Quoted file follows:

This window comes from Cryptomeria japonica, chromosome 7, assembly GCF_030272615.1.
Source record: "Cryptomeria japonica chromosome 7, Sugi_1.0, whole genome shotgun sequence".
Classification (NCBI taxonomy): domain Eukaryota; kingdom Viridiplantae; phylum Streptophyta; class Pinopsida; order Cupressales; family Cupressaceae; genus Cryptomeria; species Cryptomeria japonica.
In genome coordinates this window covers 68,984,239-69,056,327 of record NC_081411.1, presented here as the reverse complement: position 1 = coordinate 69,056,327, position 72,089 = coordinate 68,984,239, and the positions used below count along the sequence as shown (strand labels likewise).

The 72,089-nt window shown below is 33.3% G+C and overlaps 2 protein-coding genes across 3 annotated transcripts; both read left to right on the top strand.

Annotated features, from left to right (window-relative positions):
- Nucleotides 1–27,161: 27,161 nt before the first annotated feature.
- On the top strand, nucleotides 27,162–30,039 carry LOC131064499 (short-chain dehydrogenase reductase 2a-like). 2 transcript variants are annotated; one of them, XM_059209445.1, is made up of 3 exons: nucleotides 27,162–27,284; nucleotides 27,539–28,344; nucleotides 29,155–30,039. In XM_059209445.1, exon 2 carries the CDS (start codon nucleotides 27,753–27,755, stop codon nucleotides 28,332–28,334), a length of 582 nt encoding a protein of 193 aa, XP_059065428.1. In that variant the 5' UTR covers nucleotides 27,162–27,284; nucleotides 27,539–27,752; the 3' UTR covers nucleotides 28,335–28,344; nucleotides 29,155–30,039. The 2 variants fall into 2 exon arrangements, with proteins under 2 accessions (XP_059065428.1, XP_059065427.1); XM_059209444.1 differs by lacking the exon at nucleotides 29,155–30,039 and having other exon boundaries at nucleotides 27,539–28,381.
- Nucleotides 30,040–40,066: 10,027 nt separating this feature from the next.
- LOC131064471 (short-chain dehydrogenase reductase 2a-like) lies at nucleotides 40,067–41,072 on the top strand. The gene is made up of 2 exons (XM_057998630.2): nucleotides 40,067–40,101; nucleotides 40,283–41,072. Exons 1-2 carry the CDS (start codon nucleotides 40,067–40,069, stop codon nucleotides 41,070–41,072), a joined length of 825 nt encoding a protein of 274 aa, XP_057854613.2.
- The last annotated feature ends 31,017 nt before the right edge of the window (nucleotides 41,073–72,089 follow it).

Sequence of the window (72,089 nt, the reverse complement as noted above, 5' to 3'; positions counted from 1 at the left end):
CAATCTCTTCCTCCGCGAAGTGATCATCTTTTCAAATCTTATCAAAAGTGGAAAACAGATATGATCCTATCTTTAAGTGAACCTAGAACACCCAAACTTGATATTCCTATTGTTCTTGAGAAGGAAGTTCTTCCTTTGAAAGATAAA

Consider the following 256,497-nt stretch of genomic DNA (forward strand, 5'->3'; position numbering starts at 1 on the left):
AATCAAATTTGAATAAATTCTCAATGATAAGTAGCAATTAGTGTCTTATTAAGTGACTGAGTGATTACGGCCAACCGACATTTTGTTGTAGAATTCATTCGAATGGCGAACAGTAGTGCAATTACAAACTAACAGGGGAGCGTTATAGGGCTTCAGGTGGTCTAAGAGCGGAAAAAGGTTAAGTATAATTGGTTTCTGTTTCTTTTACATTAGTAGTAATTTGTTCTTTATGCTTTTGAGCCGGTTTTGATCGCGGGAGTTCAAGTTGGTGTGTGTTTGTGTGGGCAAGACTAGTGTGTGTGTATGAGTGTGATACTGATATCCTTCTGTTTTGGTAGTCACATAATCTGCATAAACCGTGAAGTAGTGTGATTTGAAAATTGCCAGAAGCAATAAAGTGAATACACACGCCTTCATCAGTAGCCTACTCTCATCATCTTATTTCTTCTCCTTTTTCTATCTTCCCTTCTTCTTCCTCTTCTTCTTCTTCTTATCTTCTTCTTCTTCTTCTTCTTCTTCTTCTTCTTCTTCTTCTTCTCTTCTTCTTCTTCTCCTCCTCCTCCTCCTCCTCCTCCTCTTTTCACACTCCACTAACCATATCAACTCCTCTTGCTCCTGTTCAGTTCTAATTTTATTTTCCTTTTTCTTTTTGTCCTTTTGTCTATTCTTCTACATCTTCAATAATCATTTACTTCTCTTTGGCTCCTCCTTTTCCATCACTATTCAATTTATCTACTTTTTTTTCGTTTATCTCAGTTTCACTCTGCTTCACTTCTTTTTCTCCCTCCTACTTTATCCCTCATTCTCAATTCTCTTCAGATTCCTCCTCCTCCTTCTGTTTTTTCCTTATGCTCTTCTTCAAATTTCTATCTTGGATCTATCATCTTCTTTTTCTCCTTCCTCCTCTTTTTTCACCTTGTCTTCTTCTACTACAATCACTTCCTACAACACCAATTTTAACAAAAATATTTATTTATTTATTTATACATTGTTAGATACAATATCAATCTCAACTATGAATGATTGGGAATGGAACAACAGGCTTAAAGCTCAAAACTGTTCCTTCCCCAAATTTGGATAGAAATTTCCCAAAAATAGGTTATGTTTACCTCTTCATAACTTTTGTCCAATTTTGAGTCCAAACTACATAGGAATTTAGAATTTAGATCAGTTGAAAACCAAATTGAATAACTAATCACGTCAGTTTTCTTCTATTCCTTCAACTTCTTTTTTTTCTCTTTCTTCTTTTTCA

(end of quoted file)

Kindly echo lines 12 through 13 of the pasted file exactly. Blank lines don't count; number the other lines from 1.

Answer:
Sequence of the window (72,089 nt, the reverse complement as noted above, 5' to 3'; positions counted from 1 at the left end):
CAATCTCTTCCTCCGCGAAGTGATCATCTTTTCAAATCTTATCAAAAGTGGAAAACAGATATGATCCTATCTTTAAGTGAACCTAGAACACCCAAACTTGATATTCCTATTGTTCTTGAGAAGGAAGTTCTTCCTTTGAAAGATAAA